a tad large

a tad large

There are many impressive aspects in sumo wrestling, which I saw during my trip last month to Japan. First I should explain that the sport originated centuries ago…I read in the 16th century, but one video says it’s been 1000 years.

Two men inside a circle defined on the ground attempt to make their opponent either step outside of that ring or touch the ground inside the ring with any body part other than the soles of his foot. The contest is often over in a few seconds. And it is totally captivating.

After attending my first tournament, I was addicted to watching it on TV. I was fortunate to be there during one of the six major contests a year, each one lasting 15 days. There are many ceremonial traditions involving grunts, foot stomps, salt throwing and praying to the gods for victory.

It is also a very demanding sport, as each wrestler chooses to train with a particular stable that insists on unbelievably strenuous conditions. In some recent cases, the school was so punishing to a wrestler that he died from being beaten. Even the highest level champions have to adhere to the rules of their stable.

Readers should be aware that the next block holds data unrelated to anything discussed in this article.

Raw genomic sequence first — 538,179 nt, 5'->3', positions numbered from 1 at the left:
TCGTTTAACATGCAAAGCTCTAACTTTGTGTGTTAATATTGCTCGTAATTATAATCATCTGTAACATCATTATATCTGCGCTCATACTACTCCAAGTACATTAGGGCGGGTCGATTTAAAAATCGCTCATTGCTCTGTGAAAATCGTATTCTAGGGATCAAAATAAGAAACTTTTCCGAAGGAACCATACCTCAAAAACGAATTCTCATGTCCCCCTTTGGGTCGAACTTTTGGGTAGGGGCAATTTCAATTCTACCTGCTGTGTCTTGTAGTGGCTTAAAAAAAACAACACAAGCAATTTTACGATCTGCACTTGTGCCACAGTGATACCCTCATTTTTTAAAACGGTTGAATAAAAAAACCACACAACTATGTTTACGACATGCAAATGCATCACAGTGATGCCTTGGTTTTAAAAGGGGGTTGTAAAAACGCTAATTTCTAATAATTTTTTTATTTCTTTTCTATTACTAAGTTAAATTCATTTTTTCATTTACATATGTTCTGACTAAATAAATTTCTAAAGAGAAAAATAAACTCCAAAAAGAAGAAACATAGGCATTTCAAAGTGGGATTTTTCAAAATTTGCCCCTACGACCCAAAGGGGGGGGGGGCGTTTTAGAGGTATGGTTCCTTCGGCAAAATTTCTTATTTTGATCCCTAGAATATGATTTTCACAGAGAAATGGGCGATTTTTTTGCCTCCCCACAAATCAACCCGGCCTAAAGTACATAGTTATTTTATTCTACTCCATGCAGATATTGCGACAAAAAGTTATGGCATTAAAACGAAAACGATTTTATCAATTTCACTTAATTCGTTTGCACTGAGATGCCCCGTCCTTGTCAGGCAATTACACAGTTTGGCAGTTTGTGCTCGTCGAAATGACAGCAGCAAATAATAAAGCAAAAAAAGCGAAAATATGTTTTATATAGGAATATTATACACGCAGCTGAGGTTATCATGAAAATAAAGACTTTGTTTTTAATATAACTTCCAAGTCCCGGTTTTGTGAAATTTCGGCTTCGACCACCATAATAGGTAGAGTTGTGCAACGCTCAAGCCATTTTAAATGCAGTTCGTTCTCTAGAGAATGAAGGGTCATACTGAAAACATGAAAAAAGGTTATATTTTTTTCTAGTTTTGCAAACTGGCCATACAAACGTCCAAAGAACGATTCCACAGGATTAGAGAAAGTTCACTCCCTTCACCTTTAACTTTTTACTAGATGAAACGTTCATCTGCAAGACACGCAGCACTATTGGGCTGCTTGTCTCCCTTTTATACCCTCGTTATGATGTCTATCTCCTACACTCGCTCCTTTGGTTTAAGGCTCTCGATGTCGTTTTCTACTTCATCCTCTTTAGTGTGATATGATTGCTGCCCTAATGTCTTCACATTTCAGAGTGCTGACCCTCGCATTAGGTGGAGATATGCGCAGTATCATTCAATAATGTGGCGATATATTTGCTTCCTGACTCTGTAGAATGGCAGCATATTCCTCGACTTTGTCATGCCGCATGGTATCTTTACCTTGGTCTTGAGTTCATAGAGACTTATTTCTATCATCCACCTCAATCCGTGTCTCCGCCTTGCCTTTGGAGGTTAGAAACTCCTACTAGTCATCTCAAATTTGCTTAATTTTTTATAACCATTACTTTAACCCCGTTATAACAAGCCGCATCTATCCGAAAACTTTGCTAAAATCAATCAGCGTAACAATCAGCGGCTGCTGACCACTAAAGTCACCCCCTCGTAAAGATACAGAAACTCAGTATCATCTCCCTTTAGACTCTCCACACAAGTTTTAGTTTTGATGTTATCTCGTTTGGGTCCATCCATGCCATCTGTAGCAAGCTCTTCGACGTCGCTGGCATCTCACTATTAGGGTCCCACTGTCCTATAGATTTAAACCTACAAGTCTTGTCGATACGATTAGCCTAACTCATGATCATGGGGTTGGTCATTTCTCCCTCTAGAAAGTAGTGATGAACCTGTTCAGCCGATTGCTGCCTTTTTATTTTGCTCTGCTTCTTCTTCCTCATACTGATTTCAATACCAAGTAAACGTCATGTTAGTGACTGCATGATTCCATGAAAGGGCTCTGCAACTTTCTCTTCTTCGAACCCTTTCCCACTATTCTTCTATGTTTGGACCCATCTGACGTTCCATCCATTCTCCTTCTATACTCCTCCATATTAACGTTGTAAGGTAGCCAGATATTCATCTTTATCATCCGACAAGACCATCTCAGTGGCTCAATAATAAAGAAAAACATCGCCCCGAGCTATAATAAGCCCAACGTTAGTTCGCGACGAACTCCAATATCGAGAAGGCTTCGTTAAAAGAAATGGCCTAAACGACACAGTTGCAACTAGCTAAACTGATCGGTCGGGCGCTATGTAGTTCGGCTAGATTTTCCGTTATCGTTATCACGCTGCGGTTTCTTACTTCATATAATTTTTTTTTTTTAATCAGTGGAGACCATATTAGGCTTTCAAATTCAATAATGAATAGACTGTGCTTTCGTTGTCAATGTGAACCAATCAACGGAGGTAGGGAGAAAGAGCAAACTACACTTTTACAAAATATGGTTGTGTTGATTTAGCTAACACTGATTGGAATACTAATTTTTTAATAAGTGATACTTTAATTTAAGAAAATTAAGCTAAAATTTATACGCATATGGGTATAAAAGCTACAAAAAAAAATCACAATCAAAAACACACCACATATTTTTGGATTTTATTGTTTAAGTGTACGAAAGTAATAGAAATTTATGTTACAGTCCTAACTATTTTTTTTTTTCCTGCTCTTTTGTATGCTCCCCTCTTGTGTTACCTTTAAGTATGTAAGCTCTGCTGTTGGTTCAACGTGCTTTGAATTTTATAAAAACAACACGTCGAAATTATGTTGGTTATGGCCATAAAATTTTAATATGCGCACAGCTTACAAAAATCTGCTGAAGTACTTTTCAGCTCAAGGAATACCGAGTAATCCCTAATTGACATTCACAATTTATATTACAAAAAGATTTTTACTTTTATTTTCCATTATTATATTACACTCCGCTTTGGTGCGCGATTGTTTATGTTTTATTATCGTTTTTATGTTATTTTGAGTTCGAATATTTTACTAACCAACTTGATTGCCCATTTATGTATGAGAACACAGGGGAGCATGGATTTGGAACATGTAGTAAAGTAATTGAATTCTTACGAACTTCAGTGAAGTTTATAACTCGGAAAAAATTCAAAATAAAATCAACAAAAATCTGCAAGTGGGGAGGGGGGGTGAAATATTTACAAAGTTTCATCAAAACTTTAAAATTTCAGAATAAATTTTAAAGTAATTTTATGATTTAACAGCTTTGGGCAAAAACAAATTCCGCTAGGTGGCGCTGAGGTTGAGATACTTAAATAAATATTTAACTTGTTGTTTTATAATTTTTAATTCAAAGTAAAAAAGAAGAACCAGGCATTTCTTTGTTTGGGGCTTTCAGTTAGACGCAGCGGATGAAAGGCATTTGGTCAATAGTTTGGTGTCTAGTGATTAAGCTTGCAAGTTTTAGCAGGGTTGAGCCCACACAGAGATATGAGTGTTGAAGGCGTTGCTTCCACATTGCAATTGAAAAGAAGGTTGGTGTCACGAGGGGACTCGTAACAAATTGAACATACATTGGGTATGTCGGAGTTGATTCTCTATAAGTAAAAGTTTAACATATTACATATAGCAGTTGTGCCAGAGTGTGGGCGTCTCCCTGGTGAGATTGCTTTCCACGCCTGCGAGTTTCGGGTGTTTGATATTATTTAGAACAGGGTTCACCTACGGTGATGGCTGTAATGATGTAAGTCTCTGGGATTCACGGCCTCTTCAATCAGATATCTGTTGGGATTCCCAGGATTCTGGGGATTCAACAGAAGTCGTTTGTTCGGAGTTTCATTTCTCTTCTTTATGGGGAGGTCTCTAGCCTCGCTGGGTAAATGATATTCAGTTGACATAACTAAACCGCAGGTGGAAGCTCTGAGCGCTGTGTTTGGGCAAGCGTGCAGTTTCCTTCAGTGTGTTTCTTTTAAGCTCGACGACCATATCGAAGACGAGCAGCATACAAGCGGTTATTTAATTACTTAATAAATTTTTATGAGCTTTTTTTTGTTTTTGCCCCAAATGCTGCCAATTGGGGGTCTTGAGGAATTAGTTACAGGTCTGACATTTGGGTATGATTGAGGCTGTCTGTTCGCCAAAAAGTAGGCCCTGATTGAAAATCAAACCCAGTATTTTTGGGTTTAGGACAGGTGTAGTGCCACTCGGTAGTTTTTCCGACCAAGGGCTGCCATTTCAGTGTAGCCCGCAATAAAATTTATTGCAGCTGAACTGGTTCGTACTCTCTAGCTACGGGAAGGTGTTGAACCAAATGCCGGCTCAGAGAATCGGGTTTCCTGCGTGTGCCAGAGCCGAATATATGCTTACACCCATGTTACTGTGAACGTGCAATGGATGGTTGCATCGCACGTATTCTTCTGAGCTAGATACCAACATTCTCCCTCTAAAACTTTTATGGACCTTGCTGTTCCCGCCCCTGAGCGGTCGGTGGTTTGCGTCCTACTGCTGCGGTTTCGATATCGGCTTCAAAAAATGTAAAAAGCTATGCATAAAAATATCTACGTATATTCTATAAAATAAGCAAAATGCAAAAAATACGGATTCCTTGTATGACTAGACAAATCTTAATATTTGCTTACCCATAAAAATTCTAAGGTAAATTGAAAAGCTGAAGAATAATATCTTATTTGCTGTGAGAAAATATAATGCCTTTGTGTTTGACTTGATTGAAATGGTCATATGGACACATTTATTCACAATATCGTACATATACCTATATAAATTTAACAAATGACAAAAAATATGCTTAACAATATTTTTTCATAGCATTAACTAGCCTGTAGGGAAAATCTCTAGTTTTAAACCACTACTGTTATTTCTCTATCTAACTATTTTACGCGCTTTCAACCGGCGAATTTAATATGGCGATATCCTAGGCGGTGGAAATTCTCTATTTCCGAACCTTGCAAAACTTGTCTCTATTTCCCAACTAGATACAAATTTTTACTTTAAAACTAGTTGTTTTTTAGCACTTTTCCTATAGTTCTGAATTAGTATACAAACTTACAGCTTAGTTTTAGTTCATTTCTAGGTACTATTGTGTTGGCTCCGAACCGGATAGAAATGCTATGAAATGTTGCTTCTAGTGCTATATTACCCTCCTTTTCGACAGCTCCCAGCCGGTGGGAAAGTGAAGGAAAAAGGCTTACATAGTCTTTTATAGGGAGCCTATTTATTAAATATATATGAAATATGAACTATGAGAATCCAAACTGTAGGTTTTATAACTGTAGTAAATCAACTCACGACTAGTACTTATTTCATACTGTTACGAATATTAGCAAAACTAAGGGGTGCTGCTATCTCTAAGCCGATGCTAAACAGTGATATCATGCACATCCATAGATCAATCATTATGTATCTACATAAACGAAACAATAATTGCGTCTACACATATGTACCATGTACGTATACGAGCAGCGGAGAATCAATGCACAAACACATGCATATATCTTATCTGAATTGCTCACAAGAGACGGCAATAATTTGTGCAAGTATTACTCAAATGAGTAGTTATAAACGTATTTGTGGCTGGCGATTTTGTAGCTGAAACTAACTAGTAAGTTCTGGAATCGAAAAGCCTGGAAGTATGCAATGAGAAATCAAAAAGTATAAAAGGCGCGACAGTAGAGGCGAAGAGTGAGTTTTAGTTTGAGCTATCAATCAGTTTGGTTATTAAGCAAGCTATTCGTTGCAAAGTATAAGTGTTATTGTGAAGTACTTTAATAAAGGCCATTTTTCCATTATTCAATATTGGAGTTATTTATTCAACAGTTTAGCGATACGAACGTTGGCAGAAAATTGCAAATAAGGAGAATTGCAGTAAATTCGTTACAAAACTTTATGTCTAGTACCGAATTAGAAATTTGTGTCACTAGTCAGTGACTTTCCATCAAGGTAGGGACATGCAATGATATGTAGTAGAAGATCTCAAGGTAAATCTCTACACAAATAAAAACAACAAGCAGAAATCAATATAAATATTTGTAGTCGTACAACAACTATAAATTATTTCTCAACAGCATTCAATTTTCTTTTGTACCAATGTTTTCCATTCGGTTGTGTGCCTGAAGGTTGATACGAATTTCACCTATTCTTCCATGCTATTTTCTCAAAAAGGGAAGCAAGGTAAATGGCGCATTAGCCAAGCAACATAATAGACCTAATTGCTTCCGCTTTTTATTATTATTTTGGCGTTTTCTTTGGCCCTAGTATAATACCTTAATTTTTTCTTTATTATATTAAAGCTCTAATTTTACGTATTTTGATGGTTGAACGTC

Shocking also is how heavy the wrestlers are. The ideal weight for a pro sumo wrestler is anything from 400 to 600 pounds! But you would be amazed how deft and graceful the wrestlers are in spite of their bulk.

Not surprisingly, eating is an essential part of their training. A typical sumo wrestler eats a daily diet of 20,000 calories, which is pretty astounding when you consider that the recommended daily intake for a healthy, active male is 2,500. They eat 10 times what a normal male eats and all of it’s done in two massive 10,000-calorie meals.

There are also amateur contests in which the lightest class cannot exceed 143 pounds.

The video below shows all the preliminary and post-bout ceremonial activities. Jump right to 5:40 if you want to see just the bout.

Each wrestler competes against another of comparable skill. However sometimes there is a clear favorite who loses to the underdog, and when this happens, the fans throw their seat cushions towards the ring. I witnessed this response, and all I could see is other fans being hit in their heads with the cushions. Also interesting is that favorites have fans acting as cheerleaders who scream in unison and wear identical clothing.

The video below is an excellent compilation of just many bouts. Notice the beautiful costumes of the different referees.

It is all very exciting.

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